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Environment

Global Warming and Consequences: a Global conspiracy?

The skeptics contend that uncertainties do not warrant alarm or huge investments to launch a transition away from fossil fuels.

Aishwarya Gupta

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Although the consequences of global warming are painfully vivid, some scholars still question whether it requires urgent action. In January, a group of scientists, including those from the United States, Australia, France and the Netherlands, summarized reasons for their skepticism and opposition to findings of the UN’s Intergovernmental Panel on Climate Change.

The skeptics contend that uncertainties do not warrant alarm or huge investments to launch a transition away from fossil fuels.

They insist that evidence is lacking to show the world is warming. Citing research of William D. Nordhaus, Yale professor of economics, they maintain that delaying action on climate change for 50 years would impose no serious economic consequences and could even offer benefits to less developed nations as they catch up with developed economies. In part one of this YaleGlobal series, Nordhaus responds to the essay, pointing out faults in the skeptics’ review of climate modeling, temperature trends and basic cost-benefit analysis.

The skeptics contend that uncertainties do not warrant alarm or huge investments to launch a transition away from fossil fuels.

Nordhaus counters that taking steps to slow climate change won’t result in economic catastrophe, concluding,

“The claim that cap-and-trade legislation or carbon taxes would be ruinous to our society does not stand up to serious economic analysis.”

– YaleGlobal

via Global Warming Is Real And Has Consequences – Part I.

Environment

Southeast Asia remains a hot spot for plastic pollution

The use of plastics is deeply embedded in our daily lives, in everything from grocery bags and cutlery to water bottles and sandwich wrap. But the quest for convenience has gone too far and we are failing to use plastics efficiently, wasting valuable resources and harming the environment.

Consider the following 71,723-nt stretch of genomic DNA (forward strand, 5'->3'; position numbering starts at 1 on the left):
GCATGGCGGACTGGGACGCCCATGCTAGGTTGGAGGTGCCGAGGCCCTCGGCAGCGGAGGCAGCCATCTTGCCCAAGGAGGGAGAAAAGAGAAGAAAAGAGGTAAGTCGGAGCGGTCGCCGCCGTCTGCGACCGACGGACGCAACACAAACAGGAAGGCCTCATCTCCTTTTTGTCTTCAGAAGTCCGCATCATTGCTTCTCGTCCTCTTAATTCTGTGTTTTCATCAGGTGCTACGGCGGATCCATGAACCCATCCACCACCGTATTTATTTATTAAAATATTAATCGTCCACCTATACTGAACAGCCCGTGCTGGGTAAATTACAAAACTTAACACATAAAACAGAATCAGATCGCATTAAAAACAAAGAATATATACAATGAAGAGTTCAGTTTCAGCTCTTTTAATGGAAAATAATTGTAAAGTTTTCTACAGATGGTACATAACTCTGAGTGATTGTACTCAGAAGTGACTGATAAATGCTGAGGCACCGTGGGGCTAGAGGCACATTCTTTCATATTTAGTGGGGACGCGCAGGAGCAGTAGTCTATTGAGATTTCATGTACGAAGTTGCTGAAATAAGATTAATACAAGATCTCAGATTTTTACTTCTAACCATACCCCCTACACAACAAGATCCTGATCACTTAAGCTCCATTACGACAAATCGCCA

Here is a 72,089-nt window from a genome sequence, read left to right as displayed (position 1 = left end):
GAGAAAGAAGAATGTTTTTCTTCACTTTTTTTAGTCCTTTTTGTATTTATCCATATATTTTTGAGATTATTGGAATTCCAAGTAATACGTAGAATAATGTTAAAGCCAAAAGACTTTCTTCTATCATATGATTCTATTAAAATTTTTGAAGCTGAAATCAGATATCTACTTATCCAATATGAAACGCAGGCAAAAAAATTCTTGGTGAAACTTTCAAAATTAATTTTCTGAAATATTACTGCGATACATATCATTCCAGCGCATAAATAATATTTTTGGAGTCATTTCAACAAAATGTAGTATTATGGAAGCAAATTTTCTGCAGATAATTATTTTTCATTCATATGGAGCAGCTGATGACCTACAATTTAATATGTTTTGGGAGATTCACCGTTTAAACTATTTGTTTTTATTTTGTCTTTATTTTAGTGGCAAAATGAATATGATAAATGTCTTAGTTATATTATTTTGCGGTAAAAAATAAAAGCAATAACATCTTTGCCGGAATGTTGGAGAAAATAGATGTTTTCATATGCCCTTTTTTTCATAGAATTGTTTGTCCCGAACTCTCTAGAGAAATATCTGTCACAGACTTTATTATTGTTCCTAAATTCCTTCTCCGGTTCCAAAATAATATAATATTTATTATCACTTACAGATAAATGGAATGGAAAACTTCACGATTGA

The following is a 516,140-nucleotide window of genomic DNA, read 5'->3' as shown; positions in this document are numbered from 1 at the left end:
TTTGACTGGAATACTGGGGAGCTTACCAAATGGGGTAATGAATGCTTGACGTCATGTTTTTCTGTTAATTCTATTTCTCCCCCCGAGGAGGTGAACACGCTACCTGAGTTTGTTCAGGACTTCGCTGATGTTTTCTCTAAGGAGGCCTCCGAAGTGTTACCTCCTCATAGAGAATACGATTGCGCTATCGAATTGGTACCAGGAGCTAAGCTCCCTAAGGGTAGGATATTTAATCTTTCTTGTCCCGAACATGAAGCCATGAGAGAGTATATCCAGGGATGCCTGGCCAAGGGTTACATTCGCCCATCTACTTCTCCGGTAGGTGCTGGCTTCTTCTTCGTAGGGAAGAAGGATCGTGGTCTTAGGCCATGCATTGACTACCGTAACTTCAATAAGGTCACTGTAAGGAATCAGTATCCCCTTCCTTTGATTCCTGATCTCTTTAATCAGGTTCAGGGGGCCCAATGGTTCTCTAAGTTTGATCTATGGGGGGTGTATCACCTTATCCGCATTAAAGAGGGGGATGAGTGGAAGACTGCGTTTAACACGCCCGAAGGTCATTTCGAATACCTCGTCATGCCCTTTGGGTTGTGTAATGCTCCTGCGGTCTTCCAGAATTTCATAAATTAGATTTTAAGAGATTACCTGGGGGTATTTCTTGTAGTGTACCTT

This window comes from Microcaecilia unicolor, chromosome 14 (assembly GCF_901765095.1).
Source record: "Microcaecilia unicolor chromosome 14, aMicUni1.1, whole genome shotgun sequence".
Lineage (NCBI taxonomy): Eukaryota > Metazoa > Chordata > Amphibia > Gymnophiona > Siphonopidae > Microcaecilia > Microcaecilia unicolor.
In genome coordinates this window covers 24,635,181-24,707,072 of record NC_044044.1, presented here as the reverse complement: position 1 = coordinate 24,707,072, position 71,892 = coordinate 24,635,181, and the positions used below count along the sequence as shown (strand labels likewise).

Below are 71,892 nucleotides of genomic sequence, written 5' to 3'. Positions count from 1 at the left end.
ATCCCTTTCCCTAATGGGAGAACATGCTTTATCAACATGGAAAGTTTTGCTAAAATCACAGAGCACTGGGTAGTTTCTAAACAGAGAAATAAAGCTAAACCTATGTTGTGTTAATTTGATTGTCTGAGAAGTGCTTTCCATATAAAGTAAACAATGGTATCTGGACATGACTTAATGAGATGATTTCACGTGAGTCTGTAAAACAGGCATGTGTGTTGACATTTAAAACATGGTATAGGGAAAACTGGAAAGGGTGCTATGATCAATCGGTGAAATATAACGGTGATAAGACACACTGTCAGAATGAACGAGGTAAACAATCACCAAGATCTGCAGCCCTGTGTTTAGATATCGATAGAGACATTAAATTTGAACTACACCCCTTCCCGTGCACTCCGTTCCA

Victoria Kwakwa

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Southeast Asia has emerged as a hot spot for plastic pollution because of rapid urbanization and a rising middle class , whose consumption of plastic products and packaging is growing due to their convenience and versatility.

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Environment

Diamonds are forever but “James Bond Island” in Phang Nga Bay may not

Boris Sullivan

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Thailand’s Department of Mineral Resources will assess the stability of the limestone karst towers, which make up the chain of islands, after several similar rock formations, in both the Gulf of Thailand and the Andaman Sea, have collapsed.

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Environment

Climate Change: how Asia-Pacific will affect the whole planet

Pursuing a green recovery in the aftermath of COVID-19 might sound daunting, but it’s actually a great opportunity to direct recovery spending into stimulating sustainable jobs and growth and fight climate change.

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Forget the poetic flap of a butterfly’s wings in Beijing causing rain in Central Park. Climate change issues in Asia-Pacific are measured in superlatives. The world’s biggest population. Two of the three largest carbon dioxide-emitting countries and the largest share of emissions globally.

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